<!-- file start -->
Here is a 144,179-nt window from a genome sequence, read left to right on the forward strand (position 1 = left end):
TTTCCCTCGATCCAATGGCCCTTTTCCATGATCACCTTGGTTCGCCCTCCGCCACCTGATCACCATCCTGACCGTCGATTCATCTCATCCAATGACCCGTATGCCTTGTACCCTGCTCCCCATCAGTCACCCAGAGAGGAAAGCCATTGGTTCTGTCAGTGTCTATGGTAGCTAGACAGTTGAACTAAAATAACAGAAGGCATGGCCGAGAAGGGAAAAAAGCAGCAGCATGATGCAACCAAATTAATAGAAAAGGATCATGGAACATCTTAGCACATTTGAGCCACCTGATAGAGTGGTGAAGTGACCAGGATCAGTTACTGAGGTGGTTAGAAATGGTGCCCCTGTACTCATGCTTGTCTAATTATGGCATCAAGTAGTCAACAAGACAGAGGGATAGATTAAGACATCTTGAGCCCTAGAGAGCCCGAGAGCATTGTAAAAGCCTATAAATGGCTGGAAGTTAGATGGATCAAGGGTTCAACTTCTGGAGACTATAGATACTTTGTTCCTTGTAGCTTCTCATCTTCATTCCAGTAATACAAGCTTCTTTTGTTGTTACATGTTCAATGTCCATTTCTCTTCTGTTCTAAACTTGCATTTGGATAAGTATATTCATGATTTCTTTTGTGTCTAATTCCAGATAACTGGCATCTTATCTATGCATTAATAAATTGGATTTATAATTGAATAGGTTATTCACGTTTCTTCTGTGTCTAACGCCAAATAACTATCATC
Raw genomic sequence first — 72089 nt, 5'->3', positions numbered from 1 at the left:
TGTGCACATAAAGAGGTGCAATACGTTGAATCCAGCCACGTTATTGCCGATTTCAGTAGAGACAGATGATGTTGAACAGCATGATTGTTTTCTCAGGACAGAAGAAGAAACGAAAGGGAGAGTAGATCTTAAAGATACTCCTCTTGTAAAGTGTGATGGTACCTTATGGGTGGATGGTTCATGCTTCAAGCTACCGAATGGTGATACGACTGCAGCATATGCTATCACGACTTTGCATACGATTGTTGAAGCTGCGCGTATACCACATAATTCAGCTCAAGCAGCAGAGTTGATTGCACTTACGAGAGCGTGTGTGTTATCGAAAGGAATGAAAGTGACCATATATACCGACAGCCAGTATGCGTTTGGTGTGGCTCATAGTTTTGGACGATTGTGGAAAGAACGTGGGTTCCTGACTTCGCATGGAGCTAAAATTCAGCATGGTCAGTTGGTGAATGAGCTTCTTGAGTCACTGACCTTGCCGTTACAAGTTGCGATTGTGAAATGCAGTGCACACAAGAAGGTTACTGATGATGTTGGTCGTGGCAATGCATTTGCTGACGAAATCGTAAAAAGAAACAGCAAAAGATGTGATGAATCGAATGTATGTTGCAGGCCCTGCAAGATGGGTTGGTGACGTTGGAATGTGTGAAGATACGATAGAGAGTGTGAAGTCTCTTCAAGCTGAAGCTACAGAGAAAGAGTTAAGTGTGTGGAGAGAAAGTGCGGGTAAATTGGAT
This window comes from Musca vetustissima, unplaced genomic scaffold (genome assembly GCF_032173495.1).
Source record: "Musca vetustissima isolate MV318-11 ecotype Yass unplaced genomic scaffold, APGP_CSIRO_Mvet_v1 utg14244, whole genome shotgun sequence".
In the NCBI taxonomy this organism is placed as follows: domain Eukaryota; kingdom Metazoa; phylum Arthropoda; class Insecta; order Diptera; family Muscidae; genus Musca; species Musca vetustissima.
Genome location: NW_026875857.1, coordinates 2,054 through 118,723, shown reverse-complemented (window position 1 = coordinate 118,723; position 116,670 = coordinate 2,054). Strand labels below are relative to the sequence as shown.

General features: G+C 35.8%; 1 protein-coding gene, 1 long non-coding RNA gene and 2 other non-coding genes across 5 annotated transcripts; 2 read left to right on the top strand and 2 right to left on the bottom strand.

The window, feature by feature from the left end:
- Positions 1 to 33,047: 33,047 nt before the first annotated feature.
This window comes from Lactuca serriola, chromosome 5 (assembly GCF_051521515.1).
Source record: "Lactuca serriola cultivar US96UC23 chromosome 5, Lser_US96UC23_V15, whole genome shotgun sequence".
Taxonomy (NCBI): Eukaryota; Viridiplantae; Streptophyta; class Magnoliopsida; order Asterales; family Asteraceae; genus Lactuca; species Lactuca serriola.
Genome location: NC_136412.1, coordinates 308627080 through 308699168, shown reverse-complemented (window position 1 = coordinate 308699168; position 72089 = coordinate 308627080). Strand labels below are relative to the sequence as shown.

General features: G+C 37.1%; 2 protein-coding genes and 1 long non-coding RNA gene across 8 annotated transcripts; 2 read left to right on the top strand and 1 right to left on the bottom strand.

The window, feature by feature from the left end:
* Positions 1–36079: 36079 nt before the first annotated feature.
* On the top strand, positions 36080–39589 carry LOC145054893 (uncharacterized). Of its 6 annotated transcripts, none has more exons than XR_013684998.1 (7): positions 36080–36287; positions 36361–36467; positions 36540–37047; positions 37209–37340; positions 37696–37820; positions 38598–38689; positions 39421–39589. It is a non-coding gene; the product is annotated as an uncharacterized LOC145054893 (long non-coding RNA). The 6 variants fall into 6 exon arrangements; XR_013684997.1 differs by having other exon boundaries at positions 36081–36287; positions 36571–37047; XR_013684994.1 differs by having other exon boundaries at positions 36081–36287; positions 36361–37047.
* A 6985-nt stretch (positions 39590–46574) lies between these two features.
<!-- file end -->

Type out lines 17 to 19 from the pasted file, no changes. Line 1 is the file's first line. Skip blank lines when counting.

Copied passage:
The window, feature by feature from the left end:
* Positions 1–36079: 36079 nt before the first annotated feature.
* On the top strand, positions 36080–39589 carry LOC145054893 (uncharacterized). Of its 6 annotated transcripts, none has more exons than XR_013684998.1 (7): positions 36080–36287; positions 36361–36467; positions 36540–37047; positions 37209–37340; positions 37696–37820; positions 38598–38689; positions 39421–39589. It is a non-coding gene; the product is annotated as an uncharacterized LOC145054893 (long non-coding RNA). The 6 variants fall into 6 exon arrangements; XR_013684997.1 differs by having other exon boundaries at positions 36081–36287; positions 36571–37047; XR_013684994.1 differs by having other exon boundaries at positions 36081–36287; positions 36361–37047.